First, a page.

New Walls

Moving into a fixer-upper is a lot different than buying one and working on it while living elsewhere. We bought our new house on a land contract and had two weeks to get it ready to occupy. With the rest of our savings and the help of some good friends we got moved in just before my wife had to go in for major surgery. For several weeks we lived in the guest bedroom, half of the bathroom and part of the kitchen while the rest of the house was either packed with boxes or getting renovated.

Part of that renovation was tearing out old drywall that had black mold and putting up new drywall.

We made a lot of discoveries in the process. The previous owners sealed up four windows, a doorwall and a hidden room behind the bathroom that was soundproof and had curious eyebolts on the wall and a padded area in the back. Now, I haven’t read 50 shades of anything but my mind went right to a gimp box or a screaming closet. Anyhow, the windows are uncovered and the hidden area is opened.

Nearly every wall has been replaced, taped and mudded, painted and trimmed out. Gone is the 1970’s paneling and in with a more modern paint scheme.

Like the novel that I’m working on. I wrote an original version fifteen years ago and now the only thing that remains the same is the title and one character. And I’m about to change the title.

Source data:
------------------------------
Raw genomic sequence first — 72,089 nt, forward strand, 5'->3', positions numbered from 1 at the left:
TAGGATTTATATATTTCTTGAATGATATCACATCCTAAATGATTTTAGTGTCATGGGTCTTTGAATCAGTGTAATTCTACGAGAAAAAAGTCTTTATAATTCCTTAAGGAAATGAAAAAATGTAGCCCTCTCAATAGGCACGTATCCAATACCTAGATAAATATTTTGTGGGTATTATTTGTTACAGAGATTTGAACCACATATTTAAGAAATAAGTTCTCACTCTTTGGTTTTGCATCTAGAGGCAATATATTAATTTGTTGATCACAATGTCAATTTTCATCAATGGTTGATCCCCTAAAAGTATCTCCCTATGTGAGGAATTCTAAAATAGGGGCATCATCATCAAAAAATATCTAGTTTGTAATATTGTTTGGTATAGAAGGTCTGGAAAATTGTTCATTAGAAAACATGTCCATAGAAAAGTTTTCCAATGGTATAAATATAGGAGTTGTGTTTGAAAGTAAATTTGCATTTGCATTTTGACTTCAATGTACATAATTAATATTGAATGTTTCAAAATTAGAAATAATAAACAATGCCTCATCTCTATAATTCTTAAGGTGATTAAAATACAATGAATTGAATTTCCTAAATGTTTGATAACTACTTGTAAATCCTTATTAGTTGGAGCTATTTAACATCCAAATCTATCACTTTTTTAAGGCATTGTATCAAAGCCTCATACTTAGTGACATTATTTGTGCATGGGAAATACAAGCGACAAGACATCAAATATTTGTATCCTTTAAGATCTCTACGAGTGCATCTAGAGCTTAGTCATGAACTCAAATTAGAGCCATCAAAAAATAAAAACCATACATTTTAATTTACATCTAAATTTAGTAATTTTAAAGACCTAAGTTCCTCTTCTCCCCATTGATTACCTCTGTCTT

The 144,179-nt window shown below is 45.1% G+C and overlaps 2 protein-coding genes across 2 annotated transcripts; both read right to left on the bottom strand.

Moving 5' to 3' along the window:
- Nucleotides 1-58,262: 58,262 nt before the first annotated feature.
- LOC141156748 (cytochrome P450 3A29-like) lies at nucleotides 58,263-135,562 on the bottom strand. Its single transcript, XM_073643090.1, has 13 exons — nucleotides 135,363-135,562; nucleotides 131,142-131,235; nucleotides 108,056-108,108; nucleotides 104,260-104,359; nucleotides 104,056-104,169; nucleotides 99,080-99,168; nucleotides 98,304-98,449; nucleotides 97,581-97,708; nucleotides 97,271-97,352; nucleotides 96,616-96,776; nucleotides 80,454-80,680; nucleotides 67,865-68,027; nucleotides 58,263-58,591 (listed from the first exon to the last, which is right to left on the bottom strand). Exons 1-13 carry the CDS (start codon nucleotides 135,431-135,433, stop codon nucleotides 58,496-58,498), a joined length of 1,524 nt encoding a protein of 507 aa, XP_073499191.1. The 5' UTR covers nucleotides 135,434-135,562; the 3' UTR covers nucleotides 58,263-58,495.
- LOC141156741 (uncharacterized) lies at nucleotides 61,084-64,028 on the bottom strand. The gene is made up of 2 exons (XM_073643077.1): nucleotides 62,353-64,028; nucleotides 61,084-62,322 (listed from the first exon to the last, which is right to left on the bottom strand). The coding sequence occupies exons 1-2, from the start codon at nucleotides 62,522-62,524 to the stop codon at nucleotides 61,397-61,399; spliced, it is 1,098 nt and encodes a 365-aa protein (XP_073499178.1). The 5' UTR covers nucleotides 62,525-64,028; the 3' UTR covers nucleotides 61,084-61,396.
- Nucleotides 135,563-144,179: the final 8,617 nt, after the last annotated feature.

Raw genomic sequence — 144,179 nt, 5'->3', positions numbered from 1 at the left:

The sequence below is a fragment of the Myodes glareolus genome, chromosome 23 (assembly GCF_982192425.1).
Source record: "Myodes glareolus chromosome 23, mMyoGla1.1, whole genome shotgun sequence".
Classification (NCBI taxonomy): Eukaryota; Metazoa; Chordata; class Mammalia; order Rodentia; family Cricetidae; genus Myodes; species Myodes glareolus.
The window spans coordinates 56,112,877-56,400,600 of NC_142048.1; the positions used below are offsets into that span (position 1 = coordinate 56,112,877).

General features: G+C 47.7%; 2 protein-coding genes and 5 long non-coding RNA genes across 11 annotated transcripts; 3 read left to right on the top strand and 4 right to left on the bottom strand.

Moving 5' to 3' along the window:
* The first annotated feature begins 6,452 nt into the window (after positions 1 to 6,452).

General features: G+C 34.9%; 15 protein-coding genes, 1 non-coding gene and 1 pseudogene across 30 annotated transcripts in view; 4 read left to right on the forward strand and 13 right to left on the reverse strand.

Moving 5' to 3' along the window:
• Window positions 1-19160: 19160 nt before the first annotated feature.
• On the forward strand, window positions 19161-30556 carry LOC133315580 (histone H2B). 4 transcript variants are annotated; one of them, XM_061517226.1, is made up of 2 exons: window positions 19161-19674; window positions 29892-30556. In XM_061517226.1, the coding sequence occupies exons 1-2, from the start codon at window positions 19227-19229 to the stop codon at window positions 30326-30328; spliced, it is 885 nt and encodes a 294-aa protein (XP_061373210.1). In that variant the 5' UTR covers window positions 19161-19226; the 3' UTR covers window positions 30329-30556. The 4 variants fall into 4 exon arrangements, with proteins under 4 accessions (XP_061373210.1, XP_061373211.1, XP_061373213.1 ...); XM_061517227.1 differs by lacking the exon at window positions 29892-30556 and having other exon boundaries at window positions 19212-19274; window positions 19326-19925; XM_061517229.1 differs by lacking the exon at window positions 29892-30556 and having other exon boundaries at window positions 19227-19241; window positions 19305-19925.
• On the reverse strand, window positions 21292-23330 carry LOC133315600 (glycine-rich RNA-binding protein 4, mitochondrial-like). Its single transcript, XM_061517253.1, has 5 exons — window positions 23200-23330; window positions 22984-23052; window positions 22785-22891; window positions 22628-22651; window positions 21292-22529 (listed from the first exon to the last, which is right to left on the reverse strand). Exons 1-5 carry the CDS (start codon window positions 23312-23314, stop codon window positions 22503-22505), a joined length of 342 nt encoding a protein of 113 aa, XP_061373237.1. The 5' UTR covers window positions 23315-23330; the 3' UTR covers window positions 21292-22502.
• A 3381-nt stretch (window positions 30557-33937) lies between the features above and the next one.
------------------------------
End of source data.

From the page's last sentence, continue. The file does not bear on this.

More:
Like the walls in my house, sometimes it’s best to tear out all the old moldy crap and start over. The new rooms look fantastic. Now we sleep in a spacious master bedroom and there are times I find myself looking at the walls, the perfect ones as well as the ones with nicks and dents. I know these walls like I know my characters inside and out.

To date we have put up 85 sheets of drywall and we will probably need another 40 sheets more before we are done. The old sheets went into a dumpster, totally useless, but old stories still have their place.

I’ve began posting stuff on Wattpad. I won’t get paid for them, but hopefully I’ll attract more readers. We’ll see. If nothing comes from it, no big loss.

If you want to see an example of my style, here’s the link to Idol Hands:

http://www.wattpad.com/story/30354074

Trunk Novels and Abandoned Gardens

 

Sometimes you lose. Be it in writing or gardening, nothing is guaranteed.   Sometimes a garden no longer works, is destroyed or in my case, lost.